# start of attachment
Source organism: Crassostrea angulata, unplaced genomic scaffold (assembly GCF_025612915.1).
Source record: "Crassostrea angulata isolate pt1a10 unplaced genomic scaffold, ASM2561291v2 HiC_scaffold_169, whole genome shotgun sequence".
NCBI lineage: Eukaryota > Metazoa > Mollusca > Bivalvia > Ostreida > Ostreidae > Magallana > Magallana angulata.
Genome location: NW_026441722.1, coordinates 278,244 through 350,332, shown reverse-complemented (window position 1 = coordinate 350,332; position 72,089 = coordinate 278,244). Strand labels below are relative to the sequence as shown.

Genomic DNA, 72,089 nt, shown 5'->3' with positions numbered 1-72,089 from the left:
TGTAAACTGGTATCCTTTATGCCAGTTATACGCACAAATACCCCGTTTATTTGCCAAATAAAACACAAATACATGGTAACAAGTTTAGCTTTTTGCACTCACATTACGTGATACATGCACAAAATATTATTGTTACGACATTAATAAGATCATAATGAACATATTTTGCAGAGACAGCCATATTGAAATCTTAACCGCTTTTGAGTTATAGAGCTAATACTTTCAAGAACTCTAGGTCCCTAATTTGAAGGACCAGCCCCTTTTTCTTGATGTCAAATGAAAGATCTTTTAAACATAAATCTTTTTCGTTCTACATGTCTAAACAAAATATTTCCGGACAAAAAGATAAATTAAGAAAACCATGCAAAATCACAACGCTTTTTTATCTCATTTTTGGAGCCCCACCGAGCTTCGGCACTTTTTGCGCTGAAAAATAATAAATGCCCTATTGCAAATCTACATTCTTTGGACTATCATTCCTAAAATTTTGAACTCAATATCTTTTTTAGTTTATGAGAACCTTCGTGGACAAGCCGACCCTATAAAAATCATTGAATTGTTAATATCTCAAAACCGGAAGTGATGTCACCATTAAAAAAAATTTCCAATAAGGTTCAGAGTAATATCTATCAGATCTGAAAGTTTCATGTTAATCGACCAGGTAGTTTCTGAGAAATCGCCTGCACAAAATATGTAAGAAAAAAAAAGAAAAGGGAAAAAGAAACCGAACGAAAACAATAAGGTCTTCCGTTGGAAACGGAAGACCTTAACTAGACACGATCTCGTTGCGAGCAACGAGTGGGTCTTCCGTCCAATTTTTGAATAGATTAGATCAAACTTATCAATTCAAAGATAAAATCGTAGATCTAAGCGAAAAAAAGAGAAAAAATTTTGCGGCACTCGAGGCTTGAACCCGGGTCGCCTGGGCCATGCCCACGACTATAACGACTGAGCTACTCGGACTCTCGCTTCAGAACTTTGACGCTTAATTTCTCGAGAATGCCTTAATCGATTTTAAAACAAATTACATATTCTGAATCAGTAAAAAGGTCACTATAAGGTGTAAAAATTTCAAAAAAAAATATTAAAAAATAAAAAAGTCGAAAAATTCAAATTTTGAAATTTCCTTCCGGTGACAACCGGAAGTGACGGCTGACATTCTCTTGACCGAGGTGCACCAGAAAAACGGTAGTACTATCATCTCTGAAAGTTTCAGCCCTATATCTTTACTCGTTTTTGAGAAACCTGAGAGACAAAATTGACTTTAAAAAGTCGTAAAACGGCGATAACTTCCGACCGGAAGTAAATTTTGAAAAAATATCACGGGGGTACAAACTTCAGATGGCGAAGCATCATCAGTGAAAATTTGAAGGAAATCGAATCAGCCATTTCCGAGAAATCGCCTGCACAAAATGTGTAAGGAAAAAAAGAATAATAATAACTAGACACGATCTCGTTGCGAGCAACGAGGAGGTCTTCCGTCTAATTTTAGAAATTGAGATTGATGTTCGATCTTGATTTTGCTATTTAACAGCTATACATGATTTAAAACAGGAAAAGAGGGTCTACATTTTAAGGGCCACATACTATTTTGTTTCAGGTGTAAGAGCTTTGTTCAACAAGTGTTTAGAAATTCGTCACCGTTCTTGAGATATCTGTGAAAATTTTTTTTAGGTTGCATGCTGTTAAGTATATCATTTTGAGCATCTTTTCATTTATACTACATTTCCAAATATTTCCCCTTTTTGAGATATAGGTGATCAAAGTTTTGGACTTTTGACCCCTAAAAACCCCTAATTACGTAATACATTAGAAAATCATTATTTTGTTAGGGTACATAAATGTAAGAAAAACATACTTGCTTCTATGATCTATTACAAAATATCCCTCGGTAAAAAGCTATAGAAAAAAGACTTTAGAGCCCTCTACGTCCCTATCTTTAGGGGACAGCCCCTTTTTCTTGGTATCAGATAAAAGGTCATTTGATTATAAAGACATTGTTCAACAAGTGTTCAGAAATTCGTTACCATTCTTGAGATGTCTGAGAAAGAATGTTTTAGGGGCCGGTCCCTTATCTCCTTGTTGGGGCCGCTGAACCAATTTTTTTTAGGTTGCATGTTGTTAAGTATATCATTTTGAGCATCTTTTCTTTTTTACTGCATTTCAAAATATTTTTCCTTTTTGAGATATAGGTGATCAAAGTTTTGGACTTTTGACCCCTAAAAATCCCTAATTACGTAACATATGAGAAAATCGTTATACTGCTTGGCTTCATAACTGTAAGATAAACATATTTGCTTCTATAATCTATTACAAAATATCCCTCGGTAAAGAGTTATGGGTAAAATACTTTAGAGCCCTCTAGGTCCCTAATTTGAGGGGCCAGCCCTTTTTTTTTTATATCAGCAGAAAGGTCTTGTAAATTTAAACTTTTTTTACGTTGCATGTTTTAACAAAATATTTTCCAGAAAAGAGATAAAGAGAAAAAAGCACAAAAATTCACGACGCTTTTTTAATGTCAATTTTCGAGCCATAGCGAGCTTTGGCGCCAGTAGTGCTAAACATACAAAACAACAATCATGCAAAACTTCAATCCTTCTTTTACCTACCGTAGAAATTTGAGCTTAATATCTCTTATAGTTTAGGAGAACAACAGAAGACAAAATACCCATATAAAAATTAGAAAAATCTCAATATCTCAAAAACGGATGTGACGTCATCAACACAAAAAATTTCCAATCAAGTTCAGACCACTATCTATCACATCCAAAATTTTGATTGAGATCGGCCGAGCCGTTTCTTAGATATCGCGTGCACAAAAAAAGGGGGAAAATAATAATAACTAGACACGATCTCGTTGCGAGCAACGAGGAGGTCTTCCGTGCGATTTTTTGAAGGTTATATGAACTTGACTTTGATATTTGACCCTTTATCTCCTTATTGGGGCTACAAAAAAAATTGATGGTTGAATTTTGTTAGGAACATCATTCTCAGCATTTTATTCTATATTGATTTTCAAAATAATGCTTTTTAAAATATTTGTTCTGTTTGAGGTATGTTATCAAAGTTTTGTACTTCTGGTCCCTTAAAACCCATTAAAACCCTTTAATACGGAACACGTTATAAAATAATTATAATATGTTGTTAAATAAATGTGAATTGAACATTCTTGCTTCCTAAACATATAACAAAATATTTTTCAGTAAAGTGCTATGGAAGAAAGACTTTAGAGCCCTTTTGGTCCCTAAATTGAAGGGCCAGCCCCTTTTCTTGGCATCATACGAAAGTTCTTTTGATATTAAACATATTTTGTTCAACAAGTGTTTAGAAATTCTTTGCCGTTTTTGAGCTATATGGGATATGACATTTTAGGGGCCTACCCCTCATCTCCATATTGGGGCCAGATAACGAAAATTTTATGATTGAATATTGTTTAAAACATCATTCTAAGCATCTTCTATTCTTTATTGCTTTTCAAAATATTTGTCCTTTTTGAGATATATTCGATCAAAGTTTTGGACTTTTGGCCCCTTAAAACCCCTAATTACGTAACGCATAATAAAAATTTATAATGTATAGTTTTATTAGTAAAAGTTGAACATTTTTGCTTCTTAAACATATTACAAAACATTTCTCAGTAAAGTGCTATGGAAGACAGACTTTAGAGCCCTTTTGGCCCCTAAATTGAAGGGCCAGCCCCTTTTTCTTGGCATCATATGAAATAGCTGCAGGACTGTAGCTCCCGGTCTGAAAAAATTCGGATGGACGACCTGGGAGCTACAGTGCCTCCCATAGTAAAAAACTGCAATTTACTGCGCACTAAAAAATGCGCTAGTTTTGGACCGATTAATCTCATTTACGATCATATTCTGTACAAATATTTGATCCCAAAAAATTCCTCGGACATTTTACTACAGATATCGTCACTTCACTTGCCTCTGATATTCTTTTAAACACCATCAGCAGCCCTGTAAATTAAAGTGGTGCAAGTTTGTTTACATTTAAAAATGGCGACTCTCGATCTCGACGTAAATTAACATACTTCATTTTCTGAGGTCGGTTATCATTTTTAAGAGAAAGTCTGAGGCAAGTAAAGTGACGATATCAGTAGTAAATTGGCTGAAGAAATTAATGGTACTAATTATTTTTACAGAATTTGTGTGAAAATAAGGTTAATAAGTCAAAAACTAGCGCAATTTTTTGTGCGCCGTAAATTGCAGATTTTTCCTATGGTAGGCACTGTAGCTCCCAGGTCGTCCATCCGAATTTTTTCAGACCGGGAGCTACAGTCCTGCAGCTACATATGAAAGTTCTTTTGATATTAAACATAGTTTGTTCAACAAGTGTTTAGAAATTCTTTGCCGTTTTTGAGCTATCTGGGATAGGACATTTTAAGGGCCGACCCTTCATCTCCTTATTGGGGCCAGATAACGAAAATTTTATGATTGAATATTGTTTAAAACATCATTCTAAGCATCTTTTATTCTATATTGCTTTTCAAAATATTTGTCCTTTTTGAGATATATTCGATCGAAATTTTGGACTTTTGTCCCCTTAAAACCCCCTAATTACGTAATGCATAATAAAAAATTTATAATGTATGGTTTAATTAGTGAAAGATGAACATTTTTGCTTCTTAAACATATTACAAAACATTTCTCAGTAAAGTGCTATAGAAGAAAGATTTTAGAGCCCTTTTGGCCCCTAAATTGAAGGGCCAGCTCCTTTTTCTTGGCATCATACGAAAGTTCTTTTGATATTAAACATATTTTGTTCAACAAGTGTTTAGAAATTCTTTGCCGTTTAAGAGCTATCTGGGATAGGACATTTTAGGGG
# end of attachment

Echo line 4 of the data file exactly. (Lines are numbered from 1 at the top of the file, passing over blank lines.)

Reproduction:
Genome location: NW_026441722.1, coordinates 278,244 through 350,332, shown reverse-complemented (window position 1 = coordinate 350,332; position 72,089 = coordinate 278,244). Strand labels below are relative to the sequence as shown.